Overall, I think that the discussion that resulted was interesting and important. I look forward to learning more about critDH and digital scholarship as I enter my rotation in the Digital Scholarship later in the year.



If you would like to learn more:

Moya Bailey (2011),  All of the Digital Humanists are White, All of the Nerds are Men, But Some of Us Are Brave

Fiona Barnett (2014), The Brave Side of Digital Humanities (in Differences)

Anne Cong-Huyen (2013), Thinking Through Race (Gender, Class, & Nation) in the Digital Humanities: The #transformDH Example and Transformative Asian/American Digital Humanities

Alexis Lothian and Amanda Phillips (2013), Can Digital Humanities Mean Transformative Critique?

George H. Williams (2012), Disability, Universal Design, and the Digital Humanities (in Debates in the Digital Humanities)


Meet Fobazi

As I spoke on another panel with mostly academic librarians in the audience, I began to think about the direction my career was going. I was a school library media specialist, and yet my publications and presentations reached the ears of mostly academic and to a somewhat lesser extent public librarians. Because of this, and because I often talked about the gap in achievement, culture, and expectations between high school and college, I thought it might be helpful to have a better understanding of academia.  However, I did not know if I wanted to become an academic librarian. So a residency was the perfect go-between for me. The residency program gives me a way to “dip my toes in” so to speak. I become a part of various departments, and learn which one(s) fit my interests and skill sets. And now I’m here.

But let me back track for just a moment. Hello everyone, my name is Fobazi Ettarh. I went to Rutgers for my MLIS and specialized in School Library Media.  During my program, I focused most of my research and projects on outreach and the information needs and desires of diverse populations.  I am interested in discovering how the intersections of identity (race, gender, sexuality, etc) affect librarianship as a field as well as the interactions with our patrons. On the action side of that research interest, I have spoken on multiple panels and written articles for Hack Library School and In The Library With the Lead Pipe.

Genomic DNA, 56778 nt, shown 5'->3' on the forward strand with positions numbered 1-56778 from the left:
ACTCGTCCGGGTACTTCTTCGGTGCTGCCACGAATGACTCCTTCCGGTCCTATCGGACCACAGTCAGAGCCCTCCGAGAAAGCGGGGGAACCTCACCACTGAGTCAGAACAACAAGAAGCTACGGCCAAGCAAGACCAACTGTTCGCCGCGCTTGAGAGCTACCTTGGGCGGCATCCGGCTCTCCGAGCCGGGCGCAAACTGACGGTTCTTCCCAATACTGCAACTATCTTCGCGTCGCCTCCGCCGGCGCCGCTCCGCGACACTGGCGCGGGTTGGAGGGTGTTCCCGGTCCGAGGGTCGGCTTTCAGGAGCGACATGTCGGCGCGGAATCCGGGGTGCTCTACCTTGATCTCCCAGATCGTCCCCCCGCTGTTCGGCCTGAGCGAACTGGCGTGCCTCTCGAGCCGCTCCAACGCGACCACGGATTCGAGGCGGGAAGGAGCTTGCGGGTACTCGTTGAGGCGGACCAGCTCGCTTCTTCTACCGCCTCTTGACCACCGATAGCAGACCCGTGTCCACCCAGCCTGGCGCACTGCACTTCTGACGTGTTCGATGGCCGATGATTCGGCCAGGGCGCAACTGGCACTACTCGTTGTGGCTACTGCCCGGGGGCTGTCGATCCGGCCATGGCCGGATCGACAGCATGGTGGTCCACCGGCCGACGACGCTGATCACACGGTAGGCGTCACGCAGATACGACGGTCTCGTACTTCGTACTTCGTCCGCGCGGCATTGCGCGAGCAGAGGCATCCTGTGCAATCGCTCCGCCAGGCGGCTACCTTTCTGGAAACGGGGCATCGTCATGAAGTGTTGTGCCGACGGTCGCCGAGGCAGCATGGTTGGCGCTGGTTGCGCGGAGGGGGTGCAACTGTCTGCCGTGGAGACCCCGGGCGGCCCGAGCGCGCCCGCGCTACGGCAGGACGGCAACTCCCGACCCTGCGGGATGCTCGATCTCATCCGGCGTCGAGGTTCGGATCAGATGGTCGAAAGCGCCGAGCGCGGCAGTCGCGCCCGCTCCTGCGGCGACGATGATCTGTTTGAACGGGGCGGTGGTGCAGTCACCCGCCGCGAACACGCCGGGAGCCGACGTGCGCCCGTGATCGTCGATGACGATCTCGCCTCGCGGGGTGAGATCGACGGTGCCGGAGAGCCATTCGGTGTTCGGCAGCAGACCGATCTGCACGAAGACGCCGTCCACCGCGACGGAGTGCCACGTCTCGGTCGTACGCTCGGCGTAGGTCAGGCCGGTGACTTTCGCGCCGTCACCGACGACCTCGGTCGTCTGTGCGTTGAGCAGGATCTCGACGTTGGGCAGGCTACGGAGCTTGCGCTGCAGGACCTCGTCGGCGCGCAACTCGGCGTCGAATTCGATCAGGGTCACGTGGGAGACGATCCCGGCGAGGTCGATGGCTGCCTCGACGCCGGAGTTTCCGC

Meet Anastasia

Hello, Temple, and hello, World.

These past 4 months as a pilot Resident Librarian have been very engaging, and I look forward to sharing more about it here in the months to come. I arrived at Temple in September from New York City, where I had lived for six years and gotten my MS in library and information science from St. John’s University. I’m a native of San Diego, CA.

I’m excited about the Temple Libraries residency because it presents a unique opportunity to re-orient the makeup of my library work experience. To date, the bulk of my experience has been on the public-facing end of library services – reference/reader’s advisory, instruction, and programming. Part of this is because I was a public-facing children’s librarian for two years before shifting my interest to academic librarianship during graduate school. Much of my Master’s coursework focused on the technical end of library services – cataloging & metadata, database design, web design, and my hope is to become a technical services librarian with plenty of reference, instruction, and perhaps even liaison duties. You can read more about me here and here.

Recently, I finished my first rotation in Reference & Instruction and put on a new hat in Acquisitions. In keeping with my personal goals, I’ll continue to work some hours at Paley’s reference desk and teach a light load as I shift into new technical services work. First rotation reflections to come soon!


What’s a Resident Librarian?

A resident librarian is a professional librarian engaged in a residency program for a specified term. So, what’s a residency program? Library residencies are somewhat analogous to medical residencies, in that they are term-limited positions designed to launch new librarians into practice and research. Many library residencies in the United States are in college and university libraries, and are also designed to help new librarians break into academic research and publication while balancing full-time everyday responsibilities. This is an aspect of academic librarianship that presents many difficulties to aspiring early-career academic librarians.

Temple University Libraries’ residency program, like many others, is a 2-year program. The first year is dedicated to “rotations;” we work for 3 months fully embedded in a library department or area (ex, Digital Scholarship Center, Programs & Events, Special Collections), then rotate to another, totaling 4 rotations over the year. During the second year, we will each execute a major project, with the goals of gaining robust and specific experience, and of feeding our work into professional publications & presentations.

We are Temple Libraries’ first residency cohort, and we hope that many cohorts will follow.